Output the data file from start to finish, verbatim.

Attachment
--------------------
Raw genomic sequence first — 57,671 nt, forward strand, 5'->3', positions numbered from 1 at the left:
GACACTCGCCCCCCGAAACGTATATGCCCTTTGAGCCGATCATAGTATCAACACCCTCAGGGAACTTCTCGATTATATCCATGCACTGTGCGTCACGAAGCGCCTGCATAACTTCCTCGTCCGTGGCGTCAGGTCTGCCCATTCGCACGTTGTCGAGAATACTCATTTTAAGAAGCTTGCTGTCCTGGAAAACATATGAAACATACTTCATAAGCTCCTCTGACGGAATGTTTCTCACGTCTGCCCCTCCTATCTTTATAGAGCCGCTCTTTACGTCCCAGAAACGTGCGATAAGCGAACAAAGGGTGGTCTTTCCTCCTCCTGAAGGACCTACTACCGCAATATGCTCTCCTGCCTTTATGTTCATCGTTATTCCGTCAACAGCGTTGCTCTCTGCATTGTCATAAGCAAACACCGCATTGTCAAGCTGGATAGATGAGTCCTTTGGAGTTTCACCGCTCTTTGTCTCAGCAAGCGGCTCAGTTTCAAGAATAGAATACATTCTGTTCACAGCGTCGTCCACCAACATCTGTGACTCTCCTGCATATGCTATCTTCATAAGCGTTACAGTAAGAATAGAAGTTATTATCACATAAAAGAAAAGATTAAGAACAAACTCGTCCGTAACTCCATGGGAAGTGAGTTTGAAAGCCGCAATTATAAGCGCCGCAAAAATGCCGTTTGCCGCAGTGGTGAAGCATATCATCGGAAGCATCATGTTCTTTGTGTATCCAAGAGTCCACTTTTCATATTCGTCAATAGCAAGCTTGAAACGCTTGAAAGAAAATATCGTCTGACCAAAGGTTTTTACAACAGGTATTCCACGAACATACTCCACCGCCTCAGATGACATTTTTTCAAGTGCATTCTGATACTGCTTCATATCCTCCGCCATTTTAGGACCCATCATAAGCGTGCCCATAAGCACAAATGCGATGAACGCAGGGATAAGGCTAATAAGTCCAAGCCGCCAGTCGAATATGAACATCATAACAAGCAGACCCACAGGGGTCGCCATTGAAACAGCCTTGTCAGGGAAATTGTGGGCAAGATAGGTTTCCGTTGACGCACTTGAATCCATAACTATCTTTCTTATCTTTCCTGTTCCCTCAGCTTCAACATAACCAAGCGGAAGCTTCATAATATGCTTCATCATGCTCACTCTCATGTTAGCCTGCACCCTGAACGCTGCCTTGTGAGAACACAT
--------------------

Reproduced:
Raw genomic sequence first — 57,671 nt, forward strand, 5'->3', positions numbered from 1 at the left:
GACACTCGCCCCCCGAAACGTATATGCCCTTTGAGCCGATCATAGTATCAACACCCTCAGGGAACTTCTCGATTATATCCATGCACTGTGCGTCACGAAGCGCCTGCATAACTTCCTCGTCCGTGGCGTCAGGTCTGCCCATTCGCACGTTGTCGAGAATACTCATTTTAAGAAGCTTGCTGTCCTGGAAAACATATGAAACATACTTCATAAGCTCCTCTGACGGAATGTTTCTCACGTCTGCCCCTCCTATCTTTATAGAGCCGCTCTTTACGTCCCAGAAACGTGCGATAAGCGAACAAAGGGTGGTCTTTCCTCCTCCTGAAGGACCTACTACCGCAATATGCTCTCCTGCCTTTATGTTCATCGTTATTCCGTCAACAGCGTTGCTCTCTGCATTGTCATAAGCAAACACCGCATTGTCAAGCTGGATAGATGAGTCCTTTGGAGTTTCACCGCTCTTTGTCTCAGCAAGCGGCTCAGTTTCAAGAATAGAATACATTCTGTTCACAGCGTCGTCCACCAACATCTGTGACTCTCCTGCATATGCTATCTTCATAAGCGTTACAGTAAGAATAGAAGTTATTATCACATAAAAGAAAAGATTAAGAACAAACTCGTCCGTAACTCCATGGGAAGTGAGTTTGAAAGCCGCAATTATAAGCGCCGCAAAAATGCCGTTTGCCGCAGTGGTGAAGCATATCATCGGAAGCATCATGTTCTTTGTGTATCCAAGAGTCCACTTTTCATATTCGTCAATAGCAAGCTTGAAACGCTTGAAAGAAAATATCGTCTGACCAAAGGTTTTTACAACAGGTATTCCACGAACATACTCCACCGCCTCAGATGACATTTTTTCAAGTGCATTCTGATACTGCTTCATATCCTCCGCCATTTTAGGACCCATCATAAGCGTGCCCATAAGCACAAATGCGATGAACGCAGGGATAAGGCTAATAAGTCCAAGCCGCCAGTCGAATATGAACATCATAACAAGCAGACCCACAGGGGTCGCCATTGAAACAGCCTTGTCAGGGAAATTGTGGGCAAGATAGGTTTCCGTTGACGCACTTGAATCCATAACTATCTTTCTTATCTTTCCTGTTCCCTCAGCTTCAACATAACCAAGCGGAAGCTTCATAATATGCTTCATCATGCTCACTCTCATGTTAGCCTGCACCCTGAACGCTGCCTTGTGAGAACACAT